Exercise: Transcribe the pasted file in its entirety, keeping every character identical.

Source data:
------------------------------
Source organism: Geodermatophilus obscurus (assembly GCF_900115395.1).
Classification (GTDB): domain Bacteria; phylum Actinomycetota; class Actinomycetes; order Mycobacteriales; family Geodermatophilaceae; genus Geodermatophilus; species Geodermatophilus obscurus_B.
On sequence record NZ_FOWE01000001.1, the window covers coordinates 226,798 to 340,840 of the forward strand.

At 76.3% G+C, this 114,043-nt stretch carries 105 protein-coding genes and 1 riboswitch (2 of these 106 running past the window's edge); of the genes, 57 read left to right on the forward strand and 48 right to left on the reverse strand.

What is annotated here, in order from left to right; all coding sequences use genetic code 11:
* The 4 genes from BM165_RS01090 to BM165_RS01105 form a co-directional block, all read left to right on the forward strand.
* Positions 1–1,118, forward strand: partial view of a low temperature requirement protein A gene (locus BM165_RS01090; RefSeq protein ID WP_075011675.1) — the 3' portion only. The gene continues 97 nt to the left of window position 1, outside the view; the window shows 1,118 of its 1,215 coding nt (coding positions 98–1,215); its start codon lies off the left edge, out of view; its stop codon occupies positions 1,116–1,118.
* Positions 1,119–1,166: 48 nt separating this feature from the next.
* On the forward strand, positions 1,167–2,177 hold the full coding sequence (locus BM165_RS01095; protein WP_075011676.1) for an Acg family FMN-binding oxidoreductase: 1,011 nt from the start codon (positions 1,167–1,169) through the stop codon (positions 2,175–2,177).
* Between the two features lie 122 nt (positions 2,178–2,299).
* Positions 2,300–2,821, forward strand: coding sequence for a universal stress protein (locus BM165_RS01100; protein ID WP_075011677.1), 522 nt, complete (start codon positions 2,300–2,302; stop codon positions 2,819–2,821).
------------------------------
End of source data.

Source organism: Geodermatophilus obscurus (assembly GCF_900115395.1).
Classification (GTDB): domain Bacteria; phylum Actinomycetota; class Actinomycetes; order Mycobacteriales; family Geodermatophilaceae; genus Geodermatophilus; species Geodermatophilus obscurus_B.
On sequence record NZ_FOWE01000001.1, the window covers coordinates 226,798 to 340,840 of the forward strand.

At 76.3% G+C, this 114,043-nt stretch carries 105 protein-coding genes and 1 riboswitch (2 of these 106 running past the window's edge); of the genes, 57 read left to right on the forward strand and 48 right to left on the reverse strand.

What is annotated here, in order from left to right; all coding sequences use genetic code 11:
* The 4 genes from BM165_RS01090 to BM165_RS01105 form a co-directional block, all read left to right on the forward strand.
* Positions 1–1,118, forward strand: partial view of a low temperature requirement protein A gene (locus BM165_RS01090; RefSeq protein ID WP_075011675.1) — the 3' portion only. The gene continues 97 nt to the left of window position 1, outside the view; the window shows 1,118 of its 1,215 coding nt (coding positions 98–1,215); its start codon lies off the left edge, out of view; its stop codon occupies positions 1,116–1,118.
* Positions 1,119–1,166: 48 nt separating this feature from the next.
* On the forward strand, positions 1,167–2,177 hold the full coding sequence (locus BM165_RS01095; protein WP_075011676.1) for an Acg family FMN-binding oxidoreductase: 1,011 nt from the start codon (positions 1,167–1,169) through the stop codon (positions 2,175–2,177).
* Between the two features lie 122 nt (positions 2,178–2,299).
* Positions 2,300–2,821, forward strand: coding sequence for a universal stress protein (locus BM165_RS01100; protein ID WP_075011677.1), 522 nt, complete (start codon positions 2,300–2,302; stop codon positions 2,819–2,821).